Hulu Off the Market, Will Get $750 Million Cash Infusion

Worried brands can breathe a sigh of relief

Brands and agencies fearful that Hulu might be mismanaged by a new owner can breathe easier, as the video site is no longer for sale. Joint owners 21st Century Fox, NBCUniversal and The Walt Disney Company today announced that they are keeping the property and pumping $750 million into it.

Hulu aggregates online television programming via more than 400 content partners, while attracting some 30 million monthly unique visitors. It’s a lucrative property—the service in 2012 took in $690 million in revenue from advertisers and paid subscribers—and one that brands are keen on compared to other digital ad formats.

Rumored bidders have included Yahoo, DirecTV, Time Warner Cable, the Chernin Group/AT&T and Adweek parent Guggenhein Digital, among others.

“We had meaningful conversations with a number of potential partners and buyers, each with impressive plans and offers to match, but with 21st Century Fox and Disney fully aligned in our collective vision and goals for the business, we decided to continue to empower the Hulu team, in this fashion, to continue the incredible momentum they’ve built over the last few years,” said Chase Carey, 21st Century Fox president and COO, by way of announcing the decision.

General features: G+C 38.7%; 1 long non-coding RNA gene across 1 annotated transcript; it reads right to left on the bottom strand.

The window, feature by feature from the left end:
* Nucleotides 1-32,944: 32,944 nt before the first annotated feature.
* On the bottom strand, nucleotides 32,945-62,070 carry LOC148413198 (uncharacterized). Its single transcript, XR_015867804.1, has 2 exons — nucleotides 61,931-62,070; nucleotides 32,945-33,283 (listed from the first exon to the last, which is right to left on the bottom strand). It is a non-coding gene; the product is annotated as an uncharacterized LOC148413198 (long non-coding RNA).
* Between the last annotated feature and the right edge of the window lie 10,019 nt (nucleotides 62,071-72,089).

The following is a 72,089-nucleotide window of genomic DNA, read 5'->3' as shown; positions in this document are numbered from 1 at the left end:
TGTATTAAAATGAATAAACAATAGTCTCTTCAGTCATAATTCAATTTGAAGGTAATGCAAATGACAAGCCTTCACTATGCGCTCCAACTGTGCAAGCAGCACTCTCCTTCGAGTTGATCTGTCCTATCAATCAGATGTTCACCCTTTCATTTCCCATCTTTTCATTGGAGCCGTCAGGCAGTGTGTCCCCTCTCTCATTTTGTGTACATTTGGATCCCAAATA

Disney CEO Bob Iger added, “Hulu has emerged as one of the most consumer-friendly, technologically innovative viewing platforms in the digital era. As its evolution continues, Disney and its partners are committing resources to enable Hulu to achieve its maximum potential.”

Though it retains a 32 percent stake in Hulu, NBCU remained on the sidelines during the bidding process. As part of an agreement reached in 2011 between Comcast and the Federal Communications Commission, NBCU is prohibited from exercising any influence over Hulu’s day-to-day operations

This is not the first time Hulu’s owners have kicked the tires on selling the company. Despite serious bids from the likes of Google, DirecTV and Amazon in 2011, the service was taken off the market after negotiations were derailed by knotty digital-rights issues.

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